Not forgotten: Jamie Whitmore won the XTERRA East Championship here in Richmond five times, including each of the last four years. The sports all-time winningest athlete had some of her gutsiest performances on this course – which included chasing down McQuaid on the run more than once. Right now Whitmore is in a different kind of fight after having a huge cancerous tumor removed from her pelvic area. To see what you can do to help or send words of encouragement visit her website at jamiewhitmore.com.
THE MEN’S RACE
Can Dan be the Man? Dan Hugo was oh so close in Alabama, just a fleeting 16-seconds behind Conrad “the Caveman” Stoltz in second place. Hugo was also second in California, and he beat Conrad in their home country at the XTERRA South Africa Championship in April. It clearly does not seem to be a question of whether the torch will get passed from Stoltz to Hugo, but rather how soon it will get passed.
Not to get carried away, Stoltz has won the last three here in Richmond, had the fastest bike here the last four years, is the reigning XTERRA World Champ, and won the first two regional titles in California and Alabama. Safe to say the Caveman is still the top South African in XTERRA.
America’s best chance at victory is probably Craig Evans from Spring Hill, TN who was just 3rd in Alabama. Look for Craig to lead this race coming out of the water. Dominic Gillen won the Off-Road Duathlon National Championship on these same trails back in April. Gillen has finished in the top five here in three of his last four attempts including a 3rd in 2003. Other legitimate contenders include Canadian Mike Vine – who won this race back in 2001, was third last year, and is at his best on technical mountain bike and run courses like Richmond. Seth Wealing – the 2006 XTERRA USA Champion - was second here a year ago and should also be in the hunt.
CELEBRATING 10 YEARS IN RICHMOND
This Sunday will be the 10th running of the XTERRA East Championship in Richmond. Since that inaugural event the trails in Richmond have continually improved thanks to the dedicated staff of the James River Park System, the Richmond chapter of the Mid-Atlantic Off-Road Enthusiasts, the James River Outdoor Coalition, and a number of other community groups dedicated to providing the best off-road recreation paths in the country. Conrad Stoltz calls the course the “the best in XTERRA” and the Park System has a handful of awards for being the best urban trails system in the Southeast. Here’s a look at what racers will face on Sunday…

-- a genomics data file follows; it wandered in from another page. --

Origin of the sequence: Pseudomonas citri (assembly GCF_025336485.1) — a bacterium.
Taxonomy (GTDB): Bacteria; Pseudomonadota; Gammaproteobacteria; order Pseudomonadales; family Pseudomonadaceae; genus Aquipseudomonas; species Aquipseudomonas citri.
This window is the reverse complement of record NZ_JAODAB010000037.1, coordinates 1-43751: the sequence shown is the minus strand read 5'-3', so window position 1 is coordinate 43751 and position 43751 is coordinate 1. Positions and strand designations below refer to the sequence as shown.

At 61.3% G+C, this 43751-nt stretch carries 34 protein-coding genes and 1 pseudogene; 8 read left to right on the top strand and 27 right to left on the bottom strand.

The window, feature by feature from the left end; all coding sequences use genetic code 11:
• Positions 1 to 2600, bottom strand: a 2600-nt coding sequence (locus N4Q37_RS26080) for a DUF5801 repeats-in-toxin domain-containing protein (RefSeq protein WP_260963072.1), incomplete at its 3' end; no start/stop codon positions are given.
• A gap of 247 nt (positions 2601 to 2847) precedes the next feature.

The Richmond course is classic, and renowned for having some of the most technical trails in XTERRA despite being in the heart of a big city. It starts with a 1k swim (0.6-miles), follows with a 29k (18.3-mile) mountain bike, and finishes with a 11k (6.8-mile) trail run. The swim has become a poster child for the XTERRA creed that "Mother Nature is your toughest competitor". It's slated to start at the boat ramp at Brown's Island, where competitors swim across the James River to Belle Isle, get out of the water - shuffle a few hundred feet across Belle - and then swim back. The James isn't very cooperative, however, so expect the unexpected. The bike is just as crazy. Riders go under and over bridges, through tunnels, and up stairs. Thanks to countless hours of volunteer work on the Northtrail over the last several years a full loop has been created that connects the north and south James River trails via the Boulevard Bridge to the west and the Belle Island footbridge to the east. The course staples include the Buttermilk trail, Belle Isle sections, tough short climbs and fast downhills through Forest Hills Park, and the man-made miracle "Hodson Ramp". The run starts easy enough, a pleasant jog along the canal, across the river, and on top of the floodwall with a great view of the city. Then athletes turn onto a dirt trail and suddenly an 80-foot vertical climb up railroad ties stares them in the face. They call it the Mayan ruins because it looks just as gnarly as a 2000-year-old temple. After that quad burner, things get easy again for a little while but all kinds of climbs and twists and turns lie ahead. A cool section of forested singletrack meanders through the woods along the river, leading to a water crossing over a small island where athletes encounter rocky terrain and the legendary riverbed crossing. From there racers climb up an old iron ladder to Belle Isle, cross over the James on the footbridge, and head back to Brown's for the finish.